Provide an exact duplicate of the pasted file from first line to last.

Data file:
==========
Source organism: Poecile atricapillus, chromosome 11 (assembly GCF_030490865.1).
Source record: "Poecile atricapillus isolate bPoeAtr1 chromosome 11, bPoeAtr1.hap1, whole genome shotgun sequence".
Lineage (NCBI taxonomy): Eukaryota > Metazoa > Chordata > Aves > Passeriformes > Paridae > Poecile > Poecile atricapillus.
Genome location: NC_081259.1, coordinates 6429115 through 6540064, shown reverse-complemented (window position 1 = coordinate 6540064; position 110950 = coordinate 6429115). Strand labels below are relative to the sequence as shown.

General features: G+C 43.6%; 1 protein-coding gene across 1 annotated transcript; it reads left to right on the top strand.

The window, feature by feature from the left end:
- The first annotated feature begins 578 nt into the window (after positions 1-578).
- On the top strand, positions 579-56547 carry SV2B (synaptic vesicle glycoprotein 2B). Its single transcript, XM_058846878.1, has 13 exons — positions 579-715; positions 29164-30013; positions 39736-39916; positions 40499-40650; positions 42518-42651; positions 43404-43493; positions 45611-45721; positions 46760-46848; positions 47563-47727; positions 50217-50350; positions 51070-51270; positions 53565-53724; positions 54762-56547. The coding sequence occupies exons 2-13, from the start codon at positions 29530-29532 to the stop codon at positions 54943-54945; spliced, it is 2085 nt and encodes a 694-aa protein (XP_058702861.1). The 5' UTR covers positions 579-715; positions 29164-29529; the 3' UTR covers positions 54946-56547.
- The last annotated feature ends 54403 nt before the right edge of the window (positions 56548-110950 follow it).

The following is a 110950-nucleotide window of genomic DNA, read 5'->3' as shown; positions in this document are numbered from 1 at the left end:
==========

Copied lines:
Source organism: Poecile atricapillus, chromosome 11 (assembly GCF_030490865.1).
Source record: "Poecile atricapillus isolate bPoeAtr1 chromosome 11, bPoeAtr1.hap1, whole genome shotgun sequence".
Lineage (NCBI taxonomy): Eukaryota > Metazoa > Chordata > Aves > Passeriformes > Paridae > Poecile > Poecile atricapillus.
Genome location: NC_081259.1, coordinates 6429115 through 6540064, shown reverse-complemented (window position 1 = coordinate 6540064; position 110950 = coordinate 6429115). Strand labels below are relative to the sequence as shown.

General features: G+C 43.6%; 1 protein-coding gene across 1 annotated transcript; it reads left to right on the top strand.

The window, feature by feature from the left end:
- The first annotated feature begins 578 nt into the window (after positions 1-578).
- On the top strand, positions 579-56547 carry SV2B (synaptic vesicle glycoprotein 2B). Its single transcript, XM_058846878.1, has 13 exons — positions 579-715; positions 29164-30013; positions 39736-39916; positions 40499-40650; positions 42518-42651; positions 43404-43493; positions 45611-45721; positions 46760-46848; positions 47563-47727; positions 50217-50350; positions 51070-51270; positions 53565-53724; positions 54762-56547. The coding sequence occupies exons 2-13, from the start codon at positions 29530-29532 to the stop codon at positions 54943-54945; spliced, it is 2085 nt and encodes a 694-aa protein (XP_058702861.1). The 5' UTR covers positions 579-715; positions 29164-29529; the 3' UTR covers positions 54946-56547.
- The last annotated feature ends 54403 nt before the right edge of the window (positions 56548-110950 follow it).

The following is a 110950-nucleotide window of genomic DNA, read 5'->3' as shown; positions in this document are numbered from 1 at the left end: